ireland

LONDON–Ireland has become the first country to legalize gay marriage through a popular vote, defying the Roman Catholic Church in a landslide referendum victory to change the constitution of the traditionally conservative nation.

As thousands celebrated Saturday afternoon on the grounds of Dublin Castle, official results were released showing a 62.1% “yes” vote for allowing same-sex couples to marry.

“I’m so proud to be Irish today,” Ireland’s Minister for Equality Aodhan O Riordain said on Twitter.

“We are making history but that is not what it is about,” said Maeve O’Sullivan, a 40-year-old North Dublin social worker and mother of two. “It’s about supporting people and being inclusive. It is accepting people on the most basic level, and I am over the moon.” Read more

cameron

LONDON–Bitish Prime Minister David Cameron on Thursday announced a proposal to seize the wages of immigrants in the country illegally, treating the money as criminal proceeds, as part of a crackdown designed to reduce immigration to Britain.

“It has been too easy to work illegally and employ illegal workers here,” Cameron declared during a speech at the Home Office, which deals with visas and work permits. “So we’ll take a radical step: We’ll make illegal working a criminal offense in its own right.” Read more

Kate Middleton wearing pink walking for cameras

LONDON–It was a quiet Sunday outside the Lindo Wing entrance of St. Mary’s Hospital in London: The press pens were empty and there was no sign of royal watchers, ready to cheer on an impending royal birth. Read more

Betsie a black Labrador standing in back of car

LONDON–BETSIE, MY ADORED and spoiled black Labrador, has just come back from wintering in Serbia. A proper Londoner, she was born in Hampstead and spent the first nine months of her life traipsing around north London, learning to swim—avoiding those territorial swans and ducks—in the ponds on Hampstead Heath. But when my husband had to go back home to Serbia for several months, while his spousal visa to the U.K. was being processed, he refused, point blank, to leave without Betsie.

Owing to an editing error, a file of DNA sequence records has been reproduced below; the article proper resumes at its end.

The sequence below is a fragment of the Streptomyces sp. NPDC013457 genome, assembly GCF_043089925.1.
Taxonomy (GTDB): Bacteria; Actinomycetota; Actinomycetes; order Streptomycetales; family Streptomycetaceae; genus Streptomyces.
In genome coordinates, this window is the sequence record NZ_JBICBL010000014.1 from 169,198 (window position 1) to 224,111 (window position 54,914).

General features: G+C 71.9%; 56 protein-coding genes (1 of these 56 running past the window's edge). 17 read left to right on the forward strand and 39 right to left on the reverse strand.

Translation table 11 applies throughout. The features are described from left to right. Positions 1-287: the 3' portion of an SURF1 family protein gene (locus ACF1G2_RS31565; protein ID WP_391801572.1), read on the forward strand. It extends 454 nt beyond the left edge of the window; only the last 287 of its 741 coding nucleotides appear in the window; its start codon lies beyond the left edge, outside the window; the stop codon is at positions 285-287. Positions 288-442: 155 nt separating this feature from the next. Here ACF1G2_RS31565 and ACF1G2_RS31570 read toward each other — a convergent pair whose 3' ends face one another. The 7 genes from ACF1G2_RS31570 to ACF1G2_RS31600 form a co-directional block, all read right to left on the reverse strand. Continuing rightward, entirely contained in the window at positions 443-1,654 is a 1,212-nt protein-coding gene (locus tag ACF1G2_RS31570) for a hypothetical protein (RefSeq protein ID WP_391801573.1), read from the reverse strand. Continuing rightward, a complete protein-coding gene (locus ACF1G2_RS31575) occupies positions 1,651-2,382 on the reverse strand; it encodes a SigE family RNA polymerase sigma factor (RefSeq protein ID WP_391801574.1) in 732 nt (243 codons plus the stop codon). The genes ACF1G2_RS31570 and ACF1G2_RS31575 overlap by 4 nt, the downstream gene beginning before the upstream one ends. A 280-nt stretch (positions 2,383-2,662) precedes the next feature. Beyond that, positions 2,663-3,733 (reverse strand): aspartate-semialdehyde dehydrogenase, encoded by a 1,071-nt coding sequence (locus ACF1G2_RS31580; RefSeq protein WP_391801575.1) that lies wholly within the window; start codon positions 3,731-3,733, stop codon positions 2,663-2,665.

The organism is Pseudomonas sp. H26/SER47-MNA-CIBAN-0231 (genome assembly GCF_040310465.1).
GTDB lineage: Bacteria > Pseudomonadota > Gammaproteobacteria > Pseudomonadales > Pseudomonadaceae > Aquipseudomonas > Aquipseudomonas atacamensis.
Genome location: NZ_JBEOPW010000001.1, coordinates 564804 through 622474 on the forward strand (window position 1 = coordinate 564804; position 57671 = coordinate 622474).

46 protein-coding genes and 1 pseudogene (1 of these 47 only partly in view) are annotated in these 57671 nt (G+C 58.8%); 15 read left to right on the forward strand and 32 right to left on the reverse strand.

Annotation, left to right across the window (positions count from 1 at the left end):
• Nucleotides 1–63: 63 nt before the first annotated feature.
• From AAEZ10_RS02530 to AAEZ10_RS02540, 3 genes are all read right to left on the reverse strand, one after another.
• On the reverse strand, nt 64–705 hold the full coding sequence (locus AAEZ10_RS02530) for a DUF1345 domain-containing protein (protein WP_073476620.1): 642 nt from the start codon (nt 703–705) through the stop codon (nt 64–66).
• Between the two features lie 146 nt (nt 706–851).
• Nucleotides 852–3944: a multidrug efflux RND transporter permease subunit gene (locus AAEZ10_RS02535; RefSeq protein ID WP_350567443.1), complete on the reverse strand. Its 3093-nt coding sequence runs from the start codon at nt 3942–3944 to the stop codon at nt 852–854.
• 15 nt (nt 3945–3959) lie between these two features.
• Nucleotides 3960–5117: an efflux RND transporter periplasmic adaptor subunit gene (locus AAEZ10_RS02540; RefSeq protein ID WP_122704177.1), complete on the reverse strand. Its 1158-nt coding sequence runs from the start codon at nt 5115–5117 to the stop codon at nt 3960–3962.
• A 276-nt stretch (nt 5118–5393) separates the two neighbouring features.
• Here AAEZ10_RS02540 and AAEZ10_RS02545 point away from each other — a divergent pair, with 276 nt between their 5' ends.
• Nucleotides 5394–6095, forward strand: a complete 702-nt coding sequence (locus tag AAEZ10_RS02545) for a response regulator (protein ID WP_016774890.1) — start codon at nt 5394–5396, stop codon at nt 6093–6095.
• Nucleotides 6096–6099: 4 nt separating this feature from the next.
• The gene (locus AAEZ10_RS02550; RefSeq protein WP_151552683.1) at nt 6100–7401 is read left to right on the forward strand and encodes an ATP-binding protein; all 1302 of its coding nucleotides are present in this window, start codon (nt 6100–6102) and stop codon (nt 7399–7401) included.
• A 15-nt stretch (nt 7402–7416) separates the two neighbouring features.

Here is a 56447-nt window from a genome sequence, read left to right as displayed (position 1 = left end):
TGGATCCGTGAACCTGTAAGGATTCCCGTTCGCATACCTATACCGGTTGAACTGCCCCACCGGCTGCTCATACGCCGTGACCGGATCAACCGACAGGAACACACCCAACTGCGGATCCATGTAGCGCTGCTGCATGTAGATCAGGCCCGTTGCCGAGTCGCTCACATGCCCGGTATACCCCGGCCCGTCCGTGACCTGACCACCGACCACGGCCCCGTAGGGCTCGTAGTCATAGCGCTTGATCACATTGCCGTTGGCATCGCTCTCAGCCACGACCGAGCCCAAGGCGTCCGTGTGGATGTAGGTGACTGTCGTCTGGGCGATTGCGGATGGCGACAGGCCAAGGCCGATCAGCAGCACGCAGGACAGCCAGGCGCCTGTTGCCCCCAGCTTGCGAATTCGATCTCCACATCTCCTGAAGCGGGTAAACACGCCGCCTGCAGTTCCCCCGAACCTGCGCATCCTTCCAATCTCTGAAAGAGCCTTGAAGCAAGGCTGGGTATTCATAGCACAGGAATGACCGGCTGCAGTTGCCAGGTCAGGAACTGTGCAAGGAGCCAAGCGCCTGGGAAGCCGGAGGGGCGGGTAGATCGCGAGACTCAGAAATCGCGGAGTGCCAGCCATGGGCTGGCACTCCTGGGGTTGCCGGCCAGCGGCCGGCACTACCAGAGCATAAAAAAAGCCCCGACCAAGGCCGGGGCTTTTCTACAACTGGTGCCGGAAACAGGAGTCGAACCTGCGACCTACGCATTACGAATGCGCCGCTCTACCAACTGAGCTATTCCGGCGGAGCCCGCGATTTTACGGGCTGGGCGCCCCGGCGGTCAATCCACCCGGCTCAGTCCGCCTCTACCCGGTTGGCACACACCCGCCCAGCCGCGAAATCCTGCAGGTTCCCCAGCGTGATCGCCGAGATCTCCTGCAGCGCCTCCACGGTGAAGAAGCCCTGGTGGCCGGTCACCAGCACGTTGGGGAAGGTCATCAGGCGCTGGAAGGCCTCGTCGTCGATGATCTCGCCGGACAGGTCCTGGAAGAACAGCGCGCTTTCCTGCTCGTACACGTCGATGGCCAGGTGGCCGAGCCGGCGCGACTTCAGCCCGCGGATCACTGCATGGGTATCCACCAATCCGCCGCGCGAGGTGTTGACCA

I was hesitant about taking her, because I knew that transporting pets in and out of the European Union could be stressful—though, luckily, the U.K. got rid of its archaic six-month quarantine laws in 2012. However, he was insistent, so we started looking into all the requirements for both getting her out of the U.K. and across the EU to a non-EU country, and then for getting her back to London. Read more

Kajmak on wooden plate

LONDON–DURING A RECENT stint living in central Serbia, I became obsessed with kajmak, which, if you can imagine, is like a lovechild between cream cheese and salty French butter. Made from the skimmed fat of cows’ milk and then mixed with salt, its consistency can vary from rather runny and milky (new) to more like clotted cream (old).

My mother-in-law and her sisters run some sort of kajmak mafia in their hometown of Kraljevo: There are frenzied meetings to discuss which of the sisters—or their one friend they also allow in on their operation—will make the kajmak pick-up, how much they will pay and how they will transport it (each sister seems to have a specific kajmak plastic container they use).

By the way, there is a huge debate in Serbia about whether the kajmak from Kraljevo or Čačak is the best.

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